Faculty Directory

Ellie J. Kyung

Assistant Professor of Business Administration



DegreePhD, New York University, 2010; MPhil, New York University, 2008; BA, Yale University, 1998

AREAS OF EXPERTISEMarketing, consumer behavior, judgment and decision making

Current Research Topics

  • Time Perception
  • Consumer Memory
  • Role of Magnitude and Valuation Judgments in Decision Making
  • Dimensions of Psychological Distance

Selected Publications

  • Kyung, Ellie J., Geeta Menon, and Yaacov Trope (2013), “Construal Level and Temporal Judgments of the Past: The Moderating Role of Knowledge,” Psychonomic Bulletin and Review, DOI 10.3758/s13423-013-0534-9.
  • Kyung, Ellie J., Geeta Menon, and Yaacov Trope (2010), “Reconstruction of Things Past: Why Do Some Memories Feel So Close And Others So Far Away?” Journal of Experimental Social Psychology, 46 (1), 217-220.
  • Menon, Geeta, Ellie J. Kyung, and Nidhi Agrawal (2009), “Biases in Social Comparison: Optimism or Pessimism?” Organizational Behavior and Human Decision Processes, 108 (1), 39-52.
  • Rayport, Jeffrey F., Bernard J. Jaworski, and Ellie J. Kyung (2005), “Best Face Forward: Improving Companies’ Service Interfaces with Customers,” Journal of Interactive Marketing, 19 (4), 67-80.

Working Papers

  • Kyung, Ellie J. and Manoj Thomas, “The Articulation Paradox: How Verbal Overshadowing Affects Price Comparisons,” under review.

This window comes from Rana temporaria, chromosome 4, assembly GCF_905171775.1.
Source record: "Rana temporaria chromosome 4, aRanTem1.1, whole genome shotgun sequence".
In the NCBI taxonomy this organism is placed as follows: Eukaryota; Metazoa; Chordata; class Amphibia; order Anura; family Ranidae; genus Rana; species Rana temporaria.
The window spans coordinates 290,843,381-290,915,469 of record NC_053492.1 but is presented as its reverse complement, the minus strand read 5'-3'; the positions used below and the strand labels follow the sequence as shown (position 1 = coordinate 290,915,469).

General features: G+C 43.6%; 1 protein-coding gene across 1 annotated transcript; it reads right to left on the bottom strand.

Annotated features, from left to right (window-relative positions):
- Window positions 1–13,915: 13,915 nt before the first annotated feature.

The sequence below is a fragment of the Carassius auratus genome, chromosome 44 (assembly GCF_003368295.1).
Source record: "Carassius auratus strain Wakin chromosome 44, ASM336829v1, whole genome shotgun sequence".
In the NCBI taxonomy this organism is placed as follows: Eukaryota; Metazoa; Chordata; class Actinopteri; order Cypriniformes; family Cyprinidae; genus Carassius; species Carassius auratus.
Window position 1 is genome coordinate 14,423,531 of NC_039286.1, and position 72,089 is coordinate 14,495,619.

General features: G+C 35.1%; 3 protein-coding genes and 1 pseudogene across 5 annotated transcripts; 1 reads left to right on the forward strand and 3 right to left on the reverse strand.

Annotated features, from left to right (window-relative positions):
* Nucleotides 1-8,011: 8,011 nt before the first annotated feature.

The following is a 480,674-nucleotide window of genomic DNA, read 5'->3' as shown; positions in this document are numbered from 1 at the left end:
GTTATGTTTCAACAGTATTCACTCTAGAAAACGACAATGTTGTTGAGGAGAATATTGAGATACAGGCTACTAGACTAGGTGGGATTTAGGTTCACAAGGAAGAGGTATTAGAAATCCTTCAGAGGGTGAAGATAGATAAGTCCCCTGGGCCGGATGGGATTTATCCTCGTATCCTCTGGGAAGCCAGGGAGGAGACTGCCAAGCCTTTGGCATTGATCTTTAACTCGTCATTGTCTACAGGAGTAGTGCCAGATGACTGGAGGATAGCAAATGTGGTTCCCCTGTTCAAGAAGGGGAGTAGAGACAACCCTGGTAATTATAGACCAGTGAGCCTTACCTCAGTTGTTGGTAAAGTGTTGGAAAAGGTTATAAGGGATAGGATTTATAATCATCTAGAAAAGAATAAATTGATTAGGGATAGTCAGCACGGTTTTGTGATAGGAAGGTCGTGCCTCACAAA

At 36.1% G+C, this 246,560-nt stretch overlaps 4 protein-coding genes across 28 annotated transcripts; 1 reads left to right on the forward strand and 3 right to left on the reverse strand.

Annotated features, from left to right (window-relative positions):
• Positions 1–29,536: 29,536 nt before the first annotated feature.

• Galak, Jeff, Joseph P. Redden, Yang Yang, and Ellie J. Kyung, “How Perceptions of Temporal Distance Influence Satiation,” under review.
  • Kyung, Ellie J., “Speeding Away from the Here and Now: Velocity x Time = Psychological Distance,” under review.
  • Yang, Sha, Ellie J. Kyung, and Geeta Menon, “Excessive Alcohol Consumption on College Campuses: Influences, Consequences, and Policy Implications,” being revised for resubmission to Journal of Marketing.
  • Kyung, Ellie J., “Revisiting the Privacy Paradox: Decreasing Disclosure by Viewing Information as a Constrained Resource.”


  • C.W. Nichols Fellowship, New York University, 2009–10
  • Milton Reynolds Fellowship, 2009–10
  • Robert W. Shoemaker Fellowship, 2007
  • Doctoral Fellowship in Marketing, 2005–10

Professional Activities

Academic positions

  • Tuck School of Business, 2010–present
  • Instructor, Stern School of Business, New York University, 2008 

Nonacademic positions

  • Co-Director of Applied Interface Research Lab, 2002–05, Consultant, 1998–2002, Intern, 1997, Monitor Group
  •  Intern, Federal Trade Commission, 1996

Board memberships

  • Program Committee, Society for Judgment and Decision Making Conference, 2010–13

Editorial positions

  • Ad Hoc Reviewer, Journal of Consumer Psychology, Journal of Consumer Research, Association for Consumer Research, Society for Consumer Psychology

Research & Teaching Summary

Part of her focus on consumer behavior and marketing strategy, Ellie Kyung’s research into time perception has demonstrated that variation in consumers’ mindsets—from concrete to abstract—can significantly affect their judgments of companies, products, and negative events such as recalls. Professor Kyung teaches the core course in Marketing.